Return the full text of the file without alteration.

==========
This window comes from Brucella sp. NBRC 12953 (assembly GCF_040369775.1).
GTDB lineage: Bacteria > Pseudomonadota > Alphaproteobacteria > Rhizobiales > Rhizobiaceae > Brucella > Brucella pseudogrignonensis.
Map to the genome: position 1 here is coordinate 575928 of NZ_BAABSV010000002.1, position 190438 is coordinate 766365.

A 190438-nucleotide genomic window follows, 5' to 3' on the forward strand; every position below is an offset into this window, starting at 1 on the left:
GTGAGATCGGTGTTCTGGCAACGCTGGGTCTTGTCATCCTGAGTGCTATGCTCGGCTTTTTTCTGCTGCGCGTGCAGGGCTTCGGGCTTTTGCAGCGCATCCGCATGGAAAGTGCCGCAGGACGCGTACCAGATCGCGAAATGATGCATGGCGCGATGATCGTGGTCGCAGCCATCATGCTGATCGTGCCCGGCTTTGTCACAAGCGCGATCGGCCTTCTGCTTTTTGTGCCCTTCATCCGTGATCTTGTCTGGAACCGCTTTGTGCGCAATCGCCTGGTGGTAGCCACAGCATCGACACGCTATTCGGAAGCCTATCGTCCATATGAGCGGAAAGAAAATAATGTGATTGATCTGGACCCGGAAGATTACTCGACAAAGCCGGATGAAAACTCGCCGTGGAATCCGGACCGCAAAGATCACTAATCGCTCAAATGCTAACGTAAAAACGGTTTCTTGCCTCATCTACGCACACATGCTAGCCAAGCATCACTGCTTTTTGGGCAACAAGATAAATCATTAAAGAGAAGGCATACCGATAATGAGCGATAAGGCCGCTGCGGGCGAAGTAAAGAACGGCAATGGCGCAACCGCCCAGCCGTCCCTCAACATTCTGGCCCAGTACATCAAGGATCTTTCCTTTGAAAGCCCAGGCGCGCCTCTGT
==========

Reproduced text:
This window comes from Brucella sp. NBRC 12953 (assembly GCF_040369775.1).
GTDB lineage: Bacteria > Pseudomonadota > Alphaproteobacteria > Rhizobiales > Rhizobiaceae > Brucella > Brucella pseudogrignonensis.
Map to the genome: position 1 here is coordinate 575928 of NZ_BAABSV010000002.1, position 190438 is coordinate 766365.

A 190438-nucleotide genomic window follows, 5' to 3' on the forward strand; every position below is an offset into this window, starting at 1 on the left:
GTGAGATCGGTGTTCTGGCAACGCTGGGTCTTGTCATCCTGAGTGCTATGCTCGGCTTTTTTCTGCTGCGCGTGCAGGGCTTCGGGCTTTTGCAGCGCATCCGCATGGAAAGTGCCGCAGGACGCGTACCAGATCGCGAAATGATGCATGGCGCGATGATCGTGGTCGCAGCCATCATGCTGATCGTGCCCGGCTTTGTCACAAGCGCGATCGGCCTTCTGCTTTTTGTGCCCTTCATCCGTGATCTTGTCTGGAACCGCTTTGTGCGCAATCGCCTGGTGGTAGCCACAGCATCGACACGCTATTCGGAAGCCTATCGTCCATATGAGCGGAAAGAAAATAATGTGATTGATCTGGACCCGGAAGATTACTCGACAAAGCCGGATGAAAACTCGCCGTGGAATCCGGACCGCAAAGATCACTAATCGCTCAAATGCTAACGTAAAAACGGTTTCTTGCCTCATCTACGCACACATGCTAGCCAAGCATCACTGCTTTTTGGGCAACAAGATAAATCATTAAAGAGAAGGCATACCGATAATGAGCGATAAGGCCGCTGCGGGCGAAGTAAAGAACGGCAATGGCGCAACCGCCCAGCCGTCCCTCAACATTCTGGCCCAGTACATCAAGGATCTTTCCTTTGAAAGCCCAGGCGCGCCTCTGT